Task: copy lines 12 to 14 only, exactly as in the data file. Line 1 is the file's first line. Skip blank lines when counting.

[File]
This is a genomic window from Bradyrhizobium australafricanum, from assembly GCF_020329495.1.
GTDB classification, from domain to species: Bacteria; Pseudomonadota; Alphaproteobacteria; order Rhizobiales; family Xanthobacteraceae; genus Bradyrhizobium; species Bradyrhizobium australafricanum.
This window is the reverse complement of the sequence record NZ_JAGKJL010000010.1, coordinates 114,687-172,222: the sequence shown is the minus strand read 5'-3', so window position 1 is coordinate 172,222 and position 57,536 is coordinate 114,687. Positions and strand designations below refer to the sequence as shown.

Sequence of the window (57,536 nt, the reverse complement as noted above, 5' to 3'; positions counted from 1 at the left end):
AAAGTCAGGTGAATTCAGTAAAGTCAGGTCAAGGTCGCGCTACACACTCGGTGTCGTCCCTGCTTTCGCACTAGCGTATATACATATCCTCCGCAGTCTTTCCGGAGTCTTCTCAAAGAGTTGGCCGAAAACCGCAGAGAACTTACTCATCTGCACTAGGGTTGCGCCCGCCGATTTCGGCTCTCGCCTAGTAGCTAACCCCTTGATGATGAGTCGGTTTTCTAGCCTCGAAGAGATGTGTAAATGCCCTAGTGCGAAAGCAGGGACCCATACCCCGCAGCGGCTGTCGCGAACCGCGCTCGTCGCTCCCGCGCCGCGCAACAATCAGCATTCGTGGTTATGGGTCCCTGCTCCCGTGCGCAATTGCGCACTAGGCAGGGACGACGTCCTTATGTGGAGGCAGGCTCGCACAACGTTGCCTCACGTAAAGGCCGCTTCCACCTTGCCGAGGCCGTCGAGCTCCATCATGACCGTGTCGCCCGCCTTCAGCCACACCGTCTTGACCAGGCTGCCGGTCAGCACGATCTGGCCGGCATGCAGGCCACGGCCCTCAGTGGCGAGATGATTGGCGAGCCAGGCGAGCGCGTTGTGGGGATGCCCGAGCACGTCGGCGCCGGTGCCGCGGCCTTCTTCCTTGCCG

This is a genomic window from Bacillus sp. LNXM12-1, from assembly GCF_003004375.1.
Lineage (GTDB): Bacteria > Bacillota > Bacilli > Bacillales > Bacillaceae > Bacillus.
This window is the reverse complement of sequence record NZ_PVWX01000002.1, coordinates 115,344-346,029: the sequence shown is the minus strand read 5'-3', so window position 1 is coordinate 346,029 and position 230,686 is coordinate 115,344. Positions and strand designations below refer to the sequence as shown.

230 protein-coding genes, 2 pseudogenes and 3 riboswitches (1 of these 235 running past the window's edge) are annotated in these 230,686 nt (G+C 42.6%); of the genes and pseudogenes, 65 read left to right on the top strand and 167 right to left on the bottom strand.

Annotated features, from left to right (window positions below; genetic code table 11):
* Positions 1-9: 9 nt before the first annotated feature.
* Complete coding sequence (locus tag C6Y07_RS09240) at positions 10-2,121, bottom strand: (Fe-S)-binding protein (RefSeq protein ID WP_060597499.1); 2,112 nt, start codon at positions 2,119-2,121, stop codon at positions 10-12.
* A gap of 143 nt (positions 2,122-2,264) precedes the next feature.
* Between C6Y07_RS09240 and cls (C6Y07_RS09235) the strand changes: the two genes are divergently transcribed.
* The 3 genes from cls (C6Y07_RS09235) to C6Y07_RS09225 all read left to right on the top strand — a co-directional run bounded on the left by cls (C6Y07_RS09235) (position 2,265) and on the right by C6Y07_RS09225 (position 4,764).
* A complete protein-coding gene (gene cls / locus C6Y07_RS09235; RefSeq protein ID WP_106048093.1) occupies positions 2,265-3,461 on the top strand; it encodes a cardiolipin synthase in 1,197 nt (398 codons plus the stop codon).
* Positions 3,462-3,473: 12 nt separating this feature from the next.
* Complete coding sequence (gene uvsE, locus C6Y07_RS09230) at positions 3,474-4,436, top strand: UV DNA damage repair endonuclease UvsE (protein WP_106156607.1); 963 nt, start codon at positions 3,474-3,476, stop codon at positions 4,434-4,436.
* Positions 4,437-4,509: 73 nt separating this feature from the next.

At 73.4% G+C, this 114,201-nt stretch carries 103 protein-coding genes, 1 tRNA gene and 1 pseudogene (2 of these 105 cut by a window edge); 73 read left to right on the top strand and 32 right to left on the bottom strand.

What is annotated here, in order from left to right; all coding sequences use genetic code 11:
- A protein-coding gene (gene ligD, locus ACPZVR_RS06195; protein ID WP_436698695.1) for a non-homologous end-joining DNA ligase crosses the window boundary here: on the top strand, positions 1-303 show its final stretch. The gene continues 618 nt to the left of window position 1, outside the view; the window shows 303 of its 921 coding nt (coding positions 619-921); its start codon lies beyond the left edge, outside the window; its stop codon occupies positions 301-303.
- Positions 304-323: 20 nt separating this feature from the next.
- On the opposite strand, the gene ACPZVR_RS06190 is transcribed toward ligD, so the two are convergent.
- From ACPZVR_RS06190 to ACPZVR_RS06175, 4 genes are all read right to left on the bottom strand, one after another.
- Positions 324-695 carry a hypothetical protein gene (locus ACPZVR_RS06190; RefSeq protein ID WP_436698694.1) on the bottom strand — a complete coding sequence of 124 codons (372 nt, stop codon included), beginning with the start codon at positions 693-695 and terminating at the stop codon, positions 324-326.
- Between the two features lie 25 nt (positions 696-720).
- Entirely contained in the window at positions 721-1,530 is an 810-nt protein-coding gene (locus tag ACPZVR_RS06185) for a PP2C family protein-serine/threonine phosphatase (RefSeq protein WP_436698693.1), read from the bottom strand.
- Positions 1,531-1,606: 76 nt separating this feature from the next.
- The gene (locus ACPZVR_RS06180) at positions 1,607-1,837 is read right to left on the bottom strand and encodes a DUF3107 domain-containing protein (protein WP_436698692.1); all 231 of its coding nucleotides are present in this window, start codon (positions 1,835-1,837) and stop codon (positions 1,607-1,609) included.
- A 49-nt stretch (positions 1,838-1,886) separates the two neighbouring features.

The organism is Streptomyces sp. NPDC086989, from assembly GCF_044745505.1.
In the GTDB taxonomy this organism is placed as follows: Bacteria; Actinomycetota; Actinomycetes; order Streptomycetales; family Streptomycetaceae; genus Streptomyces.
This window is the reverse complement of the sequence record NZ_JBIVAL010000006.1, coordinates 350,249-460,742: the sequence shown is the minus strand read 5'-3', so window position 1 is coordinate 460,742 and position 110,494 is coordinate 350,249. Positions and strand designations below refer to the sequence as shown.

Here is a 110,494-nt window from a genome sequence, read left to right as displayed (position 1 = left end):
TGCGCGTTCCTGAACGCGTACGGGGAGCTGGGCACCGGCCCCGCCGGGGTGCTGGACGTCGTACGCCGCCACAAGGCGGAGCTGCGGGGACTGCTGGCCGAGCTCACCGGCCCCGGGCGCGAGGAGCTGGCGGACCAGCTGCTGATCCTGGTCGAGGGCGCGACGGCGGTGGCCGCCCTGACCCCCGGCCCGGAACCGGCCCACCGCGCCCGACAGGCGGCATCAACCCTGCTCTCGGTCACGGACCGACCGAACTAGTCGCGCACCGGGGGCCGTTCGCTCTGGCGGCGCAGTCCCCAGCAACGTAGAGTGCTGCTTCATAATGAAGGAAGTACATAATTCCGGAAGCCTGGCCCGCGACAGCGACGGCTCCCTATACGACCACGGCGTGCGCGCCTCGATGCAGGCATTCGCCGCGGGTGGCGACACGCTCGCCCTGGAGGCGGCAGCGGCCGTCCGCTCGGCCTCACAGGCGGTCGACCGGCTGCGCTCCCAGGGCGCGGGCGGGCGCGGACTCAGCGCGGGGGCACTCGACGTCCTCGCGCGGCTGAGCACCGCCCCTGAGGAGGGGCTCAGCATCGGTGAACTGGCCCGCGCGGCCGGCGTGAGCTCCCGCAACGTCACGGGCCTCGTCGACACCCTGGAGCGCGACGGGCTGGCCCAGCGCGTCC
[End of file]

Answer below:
* Complete coding sequence (locus tag C6Y07_RS09240) at positions 10-2,121, bottom strand: (Fe-S)-binding protein (RefSeq protein ID WP_060597499.1); 2,112 nt, start codon at positions 2,119-2,121, stop codon at positions 10-12.
* A gap of 143 nt (positions 2,122-2,264) precedes the next feature.
* Between C6Y07_RS09240 and cls (C6Y07_RS09235) the strand changes: the two genes are divergently transcribed.